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Virginia S. v. Thomas S.

NEW YORK SUPREME COURT, APPELLATE DIVISION, FIRST DEPARTMENT


January 8, 2009

IN RE VIRGINIA S., PETITIONER-APPELLANT,
v.
THOMAS S., RESPONDENT-RESPONDENT.

Orders, Family Court, New York County (Gloria Sosa-Lintner, J.), entered on or about August 10, 2006 and March 3, 2008, which, to the extent appealed from, respectively reduced respondent's child-support arrears payments to $100 per week, and reconfirmed that downward modification while finding no willful violation of the 2006 order, unanimously reversed, on the law, without costs, the payment schedule reinstated to $1,500 per month, the violation deemed to be willful, and the matter remanded to determine an appropriate sanction for the violation.

Published by New York State Law Reporting Bureau pursuant to Judiciary Law § 431.

This opinion is uncorrected and subject to revision before publication in the Official Reports.

Mazzarelli, J.P., Saxe, Friedman, Acosta, DeGrasse, JJ.

The party seeking modification of a support award bears the burden of proving a substantial change in circumstances (see Matter of Derrick v Derrick, 162 AD2d 348 [1990], lv denied 76 NY2d 708 [1990]). In a prior order in 2005 (22 AD3d 415), we rejected an unattested financial disclosure affidavit and a single pay stub as warranting such a reduction, while noting evidence of respondent's considerable financial resources and earning capacity. At a new hearing on remand, respondent again failed to provide documentation of his income and assets sufficient to justify a modification of his scheduled payments. Although his testimony supported his claim of a substantial change of circumstances, he failed to provide any documentation to substantiate it. His evidence consisted of an unsigned and unattested financial affidavit, and unsigned tax returns from 2004 and 2005. He produced no other tax returns, nor any verification that he was receiving public assistance or any evidence of good faith efforts to obtain employment commensurate with his experience and qualifications (see Beard v Beard, 300 AD2d 268 [2002]).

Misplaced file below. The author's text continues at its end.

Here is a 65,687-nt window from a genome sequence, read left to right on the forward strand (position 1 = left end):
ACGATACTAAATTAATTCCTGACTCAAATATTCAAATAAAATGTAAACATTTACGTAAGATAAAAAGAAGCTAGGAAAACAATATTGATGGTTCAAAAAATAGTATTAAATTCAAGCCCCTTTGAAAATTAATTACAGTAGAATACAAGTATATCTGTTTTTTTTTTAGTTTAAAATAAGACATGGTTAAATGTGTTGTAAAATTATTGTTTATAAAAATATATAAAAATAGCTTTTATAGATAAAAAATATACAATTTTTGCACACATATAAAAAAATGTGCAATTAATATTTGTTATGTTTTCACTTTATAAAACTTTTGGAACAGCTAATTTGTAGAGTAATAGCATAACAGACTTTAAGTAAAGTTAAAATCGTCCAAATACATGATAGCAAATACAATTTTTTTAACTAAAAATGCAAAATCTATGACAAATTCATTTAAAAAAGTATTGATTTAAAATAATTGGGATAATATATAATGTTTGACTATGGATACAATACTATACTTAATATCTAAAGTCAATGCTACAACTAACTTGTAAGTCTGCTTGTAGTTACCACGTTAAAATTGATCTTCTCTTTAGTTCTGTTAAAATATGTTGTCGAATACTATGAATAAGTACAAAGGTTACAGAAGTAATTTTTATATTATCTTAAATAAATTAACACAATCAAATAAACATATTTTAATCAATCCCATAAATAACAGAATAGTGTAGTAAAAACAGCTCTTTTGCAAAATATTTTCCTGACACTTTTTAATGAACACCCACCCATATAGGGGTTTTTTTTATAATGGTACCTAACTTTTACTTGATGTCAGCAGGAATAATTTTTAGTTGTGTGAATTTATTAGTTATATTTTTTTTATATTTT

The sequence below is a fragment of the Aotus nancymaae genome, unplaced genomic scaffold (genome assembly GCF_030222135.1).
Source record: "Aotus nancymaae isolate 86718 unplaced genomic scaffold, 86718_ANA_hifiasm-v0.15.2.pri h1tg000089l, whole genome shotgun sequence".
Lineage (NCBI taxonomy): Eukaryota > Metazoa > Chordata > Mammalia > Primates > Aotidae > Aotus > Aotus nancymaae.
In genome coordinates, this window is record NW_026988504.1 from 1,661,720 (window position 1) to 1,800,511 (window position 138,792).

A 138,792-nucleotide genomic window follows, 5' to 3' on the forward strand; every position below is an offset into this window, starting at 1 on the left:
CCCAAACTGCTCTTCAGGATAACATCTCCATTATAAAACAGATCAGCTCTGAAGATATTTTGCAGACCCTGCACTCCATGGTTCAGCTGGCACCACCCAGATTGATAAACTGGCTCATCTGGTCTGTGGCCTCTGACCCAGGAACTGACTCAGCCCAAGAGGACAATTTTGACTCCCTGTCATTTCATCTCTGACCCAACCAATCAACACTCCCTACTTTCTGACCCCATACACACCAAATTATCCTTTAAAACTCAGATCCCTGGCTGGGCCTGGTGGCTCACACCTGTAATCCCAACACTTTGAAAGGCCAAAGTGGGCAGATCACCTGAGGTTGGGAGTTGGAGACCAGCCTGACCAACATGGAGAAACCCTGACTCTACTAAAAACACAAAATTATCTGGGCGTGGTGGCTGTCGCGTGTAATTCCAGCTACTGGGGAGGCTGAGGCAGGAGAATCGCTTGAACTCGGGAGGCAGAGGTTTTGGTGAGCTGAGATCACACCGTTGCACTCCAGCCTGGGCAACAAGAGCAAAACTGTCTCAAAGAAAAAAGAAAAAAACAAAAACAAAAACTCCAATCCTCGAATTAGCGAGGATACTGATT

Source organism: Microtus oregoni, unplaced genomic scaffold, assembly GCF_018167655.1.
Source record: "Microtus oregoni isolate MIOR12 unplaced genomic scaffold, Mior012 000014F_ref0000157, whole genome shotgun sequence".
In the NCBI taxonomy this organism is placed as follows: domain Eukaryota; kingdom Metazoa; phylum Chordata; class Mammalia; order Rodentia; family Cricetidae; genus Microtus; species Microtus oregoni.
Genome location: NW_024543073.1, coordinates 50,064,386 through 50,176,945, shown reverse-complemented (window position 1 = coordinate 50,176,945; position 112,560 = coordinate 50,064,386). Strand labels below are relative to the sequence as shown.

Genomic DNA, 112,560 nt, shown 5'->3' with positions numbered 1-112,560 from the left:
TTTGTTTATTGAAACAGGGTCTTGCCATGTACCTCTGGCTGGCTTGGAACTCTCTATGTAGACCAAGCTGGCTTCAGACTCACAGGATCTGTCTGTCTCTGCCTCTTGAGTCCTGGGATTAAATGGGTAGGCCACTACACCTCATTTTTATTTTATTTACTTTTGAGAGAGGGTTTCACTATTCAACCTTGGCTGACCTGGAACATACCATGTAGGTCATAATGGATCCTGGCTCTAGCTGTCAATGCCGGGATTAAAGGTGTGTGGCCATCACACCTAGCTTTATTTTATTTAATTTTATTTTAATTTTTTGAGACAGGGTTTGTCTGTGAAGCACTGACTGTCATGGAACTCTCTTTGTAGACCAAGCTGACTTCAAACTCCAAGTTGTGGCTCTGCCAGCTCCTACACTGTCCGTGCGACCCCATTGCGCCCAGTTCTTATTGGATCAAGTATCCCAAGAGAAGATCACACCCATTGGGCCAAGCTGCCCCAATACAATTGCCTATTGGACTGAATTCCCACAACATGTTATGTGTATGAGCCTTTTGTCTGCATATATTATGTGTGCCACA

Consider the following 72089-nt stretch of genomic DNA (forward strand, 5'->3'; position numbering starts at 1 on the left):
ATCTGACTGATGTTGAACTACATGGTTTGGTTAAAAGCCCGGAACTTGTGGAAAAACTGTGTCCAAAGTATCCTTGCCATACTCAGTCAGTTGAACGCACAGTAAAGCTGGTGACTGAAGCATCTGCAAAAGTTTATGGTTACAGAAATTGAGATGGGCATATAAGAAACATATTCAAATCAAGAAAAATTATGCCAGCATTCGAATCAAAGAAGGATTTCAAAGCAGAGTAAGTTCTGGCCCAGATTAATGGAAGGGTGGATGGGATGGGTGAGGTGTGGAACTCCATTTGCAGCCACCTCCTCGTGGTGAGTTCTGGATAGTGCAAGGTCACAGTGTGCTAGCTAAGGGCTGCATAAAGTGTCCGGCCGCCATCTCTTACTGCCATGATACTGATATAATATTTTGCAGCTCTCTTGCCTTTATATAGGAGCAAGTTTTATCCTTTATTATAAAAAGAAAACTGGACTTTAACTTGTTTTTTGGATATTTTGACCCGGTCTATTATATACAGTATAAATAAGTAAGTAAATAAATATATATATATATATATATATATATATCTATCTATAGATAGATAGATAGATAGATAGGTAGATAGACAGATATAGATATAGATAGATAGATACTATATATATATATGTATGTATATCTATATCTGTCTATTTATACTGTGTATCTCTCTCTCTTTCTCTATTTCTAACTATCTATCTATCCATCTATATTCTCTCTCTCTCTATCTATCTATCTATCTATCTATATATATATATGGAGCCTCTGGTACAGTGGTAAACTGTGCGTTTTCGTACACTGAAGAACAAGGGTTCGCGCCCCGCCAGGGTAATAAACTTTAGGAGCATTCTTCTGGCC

In a related enforcement proceeding in 2007, petitioner alleged, and it was undisputed, that respondent had failed to make any support payments since 2005. The only question that remained was whether this violation was willful.

Failure to pay support as ordered constitutes prima facie evidence of a willful violation (Family Ct Act § 454[3][a]). The burden then shifts to the supporting party, who must offer some competent, credible evidence of his inability to make the required payments (Matter of Powers v Powers, 86 NY2d 63, 69 [1995]). Only when such evidence is presented does the burden shift back to the recipient to contradict that proof.

At the violation hearing, respondent offered only his own testimony regarding his income and assets, his health status, and his inability to find work. However, he again failed to substantiate his claims with documentation, such as signed tax returns, a completed and attested financial affidavit, or the testimony of his doctors regarding his alleged disabilities. Nor did he provide any documentation about his efforts to obtain employment, such as a resume, job applications, or a job search diary. Notably, respondent even admitted that although he had applied for social security disability, his application was rejected because he was not deemed to be disabled. He has a potentially high earning capacity as a stockbroker and holder of a commercial driver's license.

Respondent has failed to overcome the prima facie evidence that his violation was willful. That being the case, petitioner was not required to come forward with evidence to contradict respondent's assertions. The appropriate sanction for this willful violation should be determined on remand.

THIS CONSTITUTES THE DECISION AND ORDER OF THE SUPREME COURT, APPELLATE DIVISION, FIRST DEPARTMENT.

20090108

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